Fishing poles are lazily dipped over the sides of boats, painting radiating rings on the surface of the sparkling water.
A gentle breeze stirs the air causing shallow waves to ripple across the still water. This is the tranquil scene found at area lakes.
“This is a great time of year for fishing,” said Craig Gemming, a fisheries managing biologist for the Missouri Department of Conservation. “With the cooler water temperatures, the fish are beginning to feed more actively.”
Those looking to enjoy the open water and the variety of fish offered in mid-Missouri have several places where they can enjoy this pastime. These spots include Little Dixie Lake, Rocky Fork Conservation Area, Thomas Hill Lake, The Lake of the Ozarks and the Missouri River.
Little Dixie Lake is in Millersburg and is 205 acres. The lake is home to bluegill, crappie, largemouth bass, catfish and red ear sunfish.
“The best fishing is red ear sunfish in the spring,” said Chris Newbold, a wildlife biologist for the MDC. “Channel and blue catfish are readily available from spring to fall, and bass can be fished caught all year long.”
Newbold says the Department of Conservation urges people to take the younger fish to even out the population in the lake.
Thomas Hill Reservoir is another popular fishing spot. The reservoir is in Macon and Randolph counties 16 miles southwest of Macon. The area around the lake is 4,950 acres.
Thomas Hill Reservoir is filled with crappie, large mouth and hybrid strip bass and flathead catfish.
The hybrid stripped bass is a unique attraction of the lake. They feed in the warm water section and can be found all year.
“People really enjoy fishing for hybrid stripes because they fight and hit really hard,” said Mike Anderson, fisheries management biologist for the MDC’s northeast region.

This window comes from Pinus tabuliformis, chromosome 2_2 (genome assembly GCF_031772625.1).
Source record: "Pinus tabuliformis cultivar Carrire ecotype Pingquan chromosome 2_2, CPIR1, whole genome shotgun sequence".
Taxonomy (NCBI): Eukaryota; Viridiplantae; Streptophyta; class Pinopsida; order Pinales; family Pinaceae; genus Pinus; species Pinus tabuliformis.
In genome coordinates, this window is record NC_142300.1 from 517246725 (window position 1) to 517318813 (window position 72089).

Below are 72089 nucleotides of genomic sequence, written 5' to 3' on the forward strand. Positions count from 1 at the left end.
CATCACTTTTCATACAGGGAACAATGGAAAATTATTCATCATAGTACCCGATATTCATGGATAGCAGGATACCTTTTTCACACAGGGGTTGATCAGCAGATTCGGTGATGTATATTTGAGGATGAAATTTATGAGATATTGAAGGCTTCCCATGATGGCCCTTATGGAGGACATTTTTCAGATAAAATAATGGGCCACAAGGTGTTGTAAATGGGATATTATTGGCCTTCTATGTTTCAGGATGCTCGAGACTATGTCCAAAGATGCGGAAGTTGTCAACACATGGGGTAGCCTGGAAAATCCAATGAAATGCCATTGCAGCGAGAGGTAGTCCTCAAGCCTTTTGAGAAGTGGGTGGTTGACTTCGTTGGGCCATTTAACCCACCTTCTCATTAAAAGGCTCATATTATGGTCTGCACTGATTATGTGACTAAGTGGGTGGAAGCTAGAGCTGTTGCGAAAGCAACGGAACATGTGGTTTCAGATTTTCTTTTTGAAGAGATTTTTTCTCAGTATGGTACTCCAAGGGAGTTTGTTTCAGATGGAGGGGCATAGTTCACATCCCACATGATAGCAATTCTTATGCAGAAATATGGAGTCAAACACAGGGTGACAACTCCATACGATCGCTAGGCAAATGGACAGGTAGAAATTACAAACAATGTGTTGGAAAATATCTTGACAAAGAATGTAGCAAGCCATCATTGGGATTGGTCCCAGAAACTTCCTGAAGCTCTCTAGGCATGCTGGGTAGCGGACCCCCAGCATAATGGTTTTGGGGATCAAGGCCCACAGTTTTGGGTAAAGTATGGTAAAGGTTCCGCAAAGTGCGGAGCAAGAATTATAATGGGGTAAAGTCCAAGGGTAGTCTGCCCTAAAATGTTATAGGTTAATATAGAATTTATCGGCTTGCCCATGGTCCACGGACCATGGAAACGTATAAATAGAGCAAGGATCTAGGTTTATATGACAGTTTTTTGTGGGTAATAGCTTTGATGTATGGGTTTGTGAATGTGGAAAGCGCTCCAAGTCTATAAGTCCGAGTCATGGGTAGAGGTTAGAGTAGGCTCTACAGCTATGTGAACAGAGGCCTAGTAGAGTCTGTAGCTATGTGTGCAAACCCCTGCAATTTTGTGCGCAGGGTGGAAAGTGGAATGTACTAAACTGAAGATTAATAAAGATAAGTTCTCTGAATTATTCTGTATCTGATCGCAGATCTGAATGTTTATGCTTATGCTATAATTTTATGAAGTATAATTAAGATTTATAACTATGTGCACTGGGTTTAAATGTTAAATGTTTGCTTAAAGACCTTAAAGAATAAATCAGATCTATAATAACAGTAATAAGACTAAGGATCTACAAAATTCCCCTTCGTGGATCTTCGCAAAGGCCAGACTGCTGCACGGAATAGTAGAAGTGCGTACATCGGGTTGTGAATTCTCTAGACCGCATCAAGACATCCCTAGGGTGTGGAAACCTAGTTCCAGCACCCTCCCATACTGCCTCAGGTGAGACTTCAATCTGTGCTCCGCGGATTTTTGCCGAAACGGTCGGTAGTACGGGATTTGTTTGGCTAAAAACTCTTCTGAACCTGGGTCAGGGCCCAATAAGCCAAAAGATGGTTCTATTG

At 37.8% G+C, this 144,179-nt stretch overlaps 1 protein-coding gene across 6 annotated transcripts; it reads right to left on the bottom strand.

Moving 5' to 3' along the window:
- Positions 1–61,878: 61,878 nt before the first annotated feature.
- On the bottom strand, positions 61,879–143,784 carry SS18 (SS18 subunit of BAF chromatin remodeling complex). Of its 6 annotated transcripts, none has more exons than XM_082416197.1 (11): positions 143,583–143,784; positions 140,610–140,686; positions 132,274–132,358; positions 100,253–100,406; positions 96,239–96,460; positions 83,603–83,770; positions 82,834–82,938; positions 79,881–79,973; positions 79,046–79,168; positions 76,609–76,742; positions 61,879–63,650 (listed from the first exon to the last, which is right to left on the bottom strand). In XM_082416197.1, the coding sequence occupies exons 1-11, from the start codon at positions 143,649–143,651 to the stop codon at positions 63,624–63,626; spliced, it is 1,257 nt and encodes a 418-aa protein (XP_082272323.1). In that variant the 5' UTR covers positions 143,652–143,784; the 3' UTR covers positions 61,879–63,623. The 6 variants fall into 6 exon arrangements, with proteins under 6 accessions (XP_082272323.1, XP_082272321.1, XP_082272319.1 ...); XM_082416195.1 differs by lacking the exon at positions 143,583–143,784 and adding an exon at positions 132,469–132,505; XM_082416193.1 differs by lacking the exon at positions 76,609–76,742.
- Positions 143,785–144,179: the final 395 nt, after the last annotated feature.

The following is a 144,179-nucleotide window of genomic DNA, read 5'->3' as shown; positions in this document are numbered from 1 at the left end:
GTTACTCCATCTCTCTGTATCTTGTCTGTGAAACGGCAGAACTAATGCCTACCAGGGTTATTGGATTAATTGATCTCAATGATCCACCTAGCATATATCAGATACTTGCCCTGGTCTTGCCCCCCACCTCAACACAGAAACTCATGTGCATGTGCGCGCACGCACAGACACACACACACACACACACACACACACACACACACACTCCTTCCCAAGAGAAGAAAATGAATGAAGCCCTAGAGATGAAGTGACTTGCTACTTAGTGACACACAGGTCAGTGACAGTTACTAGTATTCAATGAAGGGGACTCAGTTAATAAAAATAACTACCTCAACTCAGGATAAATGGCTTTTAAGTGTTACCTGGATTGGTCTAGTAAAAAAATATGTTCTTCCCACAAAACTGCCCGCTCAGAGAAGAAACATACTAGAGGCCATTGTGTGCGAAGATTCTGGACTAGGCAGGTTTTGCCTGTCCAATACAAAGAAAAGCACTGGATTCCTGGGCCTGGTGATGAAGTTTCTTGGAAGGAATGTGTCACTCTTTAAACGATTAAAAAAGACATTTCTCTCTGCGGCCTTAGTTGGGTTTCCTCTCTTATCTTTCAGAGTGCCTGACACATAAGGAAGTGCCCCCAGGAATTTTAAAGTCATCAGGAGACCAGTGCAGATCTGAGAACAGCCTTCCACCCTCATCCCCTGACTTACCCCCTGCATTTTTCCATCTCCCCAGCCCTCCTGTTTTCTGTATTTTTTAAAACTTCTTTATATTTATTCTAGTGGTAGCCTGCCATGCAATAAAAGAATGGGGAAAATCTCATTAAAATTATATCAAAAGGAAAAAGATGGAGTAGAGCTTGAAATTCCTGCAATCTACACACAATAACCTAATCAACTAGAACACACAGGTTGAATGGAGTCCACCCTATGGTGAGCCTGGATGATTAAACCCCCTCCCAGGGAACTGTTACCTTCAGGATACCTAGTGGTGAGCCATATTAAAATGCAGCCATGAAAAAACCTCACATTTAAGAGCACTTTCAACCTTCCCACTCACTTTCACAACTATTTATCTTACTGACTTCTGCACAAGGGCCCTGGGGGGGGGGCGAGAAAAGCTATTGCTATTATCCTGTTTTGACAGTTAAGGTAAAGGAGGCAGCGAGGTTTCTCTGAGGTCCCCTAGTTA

Thomas Hill Lake Reservoir has a warm water or brush water arm; this is an area of the lake that is warm throughout the year.
“The lake was built as a cooling place for an electric generator,” Anderson said. “There is a canal which discharges warm water into [this] area of the lake, and there is a marked difference between the temperature in that part of the lake versus the more northern sections.”
Thomas Hill Lake Reservoir is also a popular place for hunting and camping.
The 52 acres of Rocky Fork Lakes, near the Finger Lakes State Park five miles north of Columbia on Highway 63, are a prime spot for catching largemouth bass and channel catfish. The lake also has bluegill and crappie.
“We haven’t seen a lot of crappie this year, but there has been a large number of bass and catfish caught,” Gemming said.
One of mid-Missouri’s number one vacation spots also is a great place to fish.
The Lake of the Ozarks is known for its fish, including largemouth bass, crappie, catfish, white bass and stripers. Fishing season is open all year. The lake also offers a variety of attractions, including camping, dining, water sports and more.
The Missouri River is perfect for anglers wanting to focus on fishing for catfish. There are several spots along the Missouri River for fishing, but anglers need to be aware of the type of fish they catch.
According to Brian McKeage, fisheries management assistant for the MDC’s central region, it is illegal to catch and carry two types of the sturgeon species. The pallid and the lake sturgeon are restricted.
Both fish are listed as endangered in Missouri and the lake sturgeon is threatened in the United States. Most of the fishing spots in the area have signs indicating the fish and warning against carrying them.
The pallid sturgeon is light in color with a smooth belly. Its two outer barbeles, or whiskers, are longer and set farther away from the face than the inner set.
There is a legal type of sturgeon that closely resembles the pallid sturgeon, the shovel nose sturgeon. The shovel nose sturgeon has the same coloring as the pallid, but all its barbeles are the same length.
The lake sturgeon is a dark reddish brown color with black spots.
Punishment for violation ranges from fines to barring of fishing and hunting privileges.
“The information is out there,” McKeage said. “People just have to adhere to the postings.”